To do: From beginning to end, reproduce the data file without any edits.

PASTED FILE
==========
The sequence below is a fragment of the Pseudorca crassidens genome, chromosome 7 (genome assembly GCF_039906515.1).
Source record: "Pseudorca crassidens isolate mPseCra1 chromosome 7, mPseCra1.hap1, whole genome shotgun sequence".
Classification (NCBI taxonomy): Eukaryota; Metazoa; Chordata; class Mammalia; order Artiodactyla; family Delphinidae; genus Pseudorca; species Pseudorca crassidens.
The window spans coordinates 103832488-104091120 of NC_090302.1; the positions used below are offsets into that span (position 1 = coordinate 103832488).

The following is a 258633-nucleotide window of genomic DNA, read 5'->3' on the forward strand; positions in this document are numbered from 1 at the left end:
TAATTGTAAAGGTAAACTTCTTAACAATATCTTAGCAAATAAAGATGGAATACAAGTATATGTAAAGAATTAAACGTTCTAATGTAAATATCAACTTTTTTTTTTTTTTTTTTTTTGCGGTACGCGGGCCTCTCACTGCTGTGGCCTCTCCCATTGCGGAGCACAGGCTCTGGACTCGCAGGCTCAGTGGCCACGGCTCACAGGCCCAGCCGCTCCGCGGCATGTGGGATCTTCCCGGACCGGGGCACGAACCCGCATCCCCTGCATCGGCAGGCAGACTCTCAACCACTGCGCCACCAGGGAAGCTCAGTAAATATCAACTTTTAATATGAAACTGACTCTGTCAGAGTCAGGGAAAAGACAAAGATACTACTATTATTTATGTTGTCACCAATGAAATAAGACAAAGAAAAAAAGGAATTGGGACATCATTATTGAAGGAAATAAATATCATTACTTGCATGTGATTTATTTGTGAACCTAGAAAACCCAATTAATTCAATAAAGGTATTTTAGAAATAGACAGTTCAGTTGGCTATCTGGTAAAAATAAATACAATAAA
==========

The sequence below is a fragment of the Pseudorca crassidens genome, chromosome 7 (genome assembly GCF_039906515.1).
Source record: "Pseudorca crassidens isolate mPseCra1 chromosome 7, mPseCra1.hap1, whole genome shotgun sequence".
Classification (NCBI taxonomy): Eukaryota; Metazoa; Chordata; class Mammalia; order Artiodactyla; family Delphinidae; genus Pseudorca; species Pseudorca crassidens.
The window spans coordinates 103832488-104091120 of NC_090302.1; the positions used below are offsets into that span (position 1 = coordinate 103832488).

The following is a 258633-nucleotide window of genomic DNA, read 5'->3' on the forward strand; positions in this document are numbered from 1 at the left end:
TAATTGTAAAGGTAAACTTCTTAACAATATCTTAGCAAATAAAGATGGAATACAAGTATATGTAAAGAATTAAACGTTCTAATGTAAATATCAACTTTTTTTTTTTTTTTTTTTTTGCGGTACGCGGGCCTCTCACTGCTGTGGCCTCTCCCATTGCGGAGCACAGGCTCTGGACTCGCAGGCTCAGTGGCCACGGCTCACAGGCCCAGCCGCTCCGCGGCATGTGGGATCTTCCCGGACCGGGGCACGAACCCGCATCCCCTGCATCGGCAGGCAGACTCTCAACCACTGCGCCACCAGGGAAGCTCAGTAAATATCAACTTTTAATATGAAACTGACTCTGTCAGAGTCAGGGAAAAGACAAAGATACTACTATTATTTATGTTGTCACCAATGAAATAAGACAAAGAAAAAAAGGAATTGGGACATCATTATTGAAGGAAATAAATATCATTACTTGCATGTGATTTATTTGTGAACCTAGAAAACCCAATTAATTCAATAAAGGTATTTTAGAAATAGACAGTTCAGTTGGCTATCTGGTAAAAATAAATACAATAAA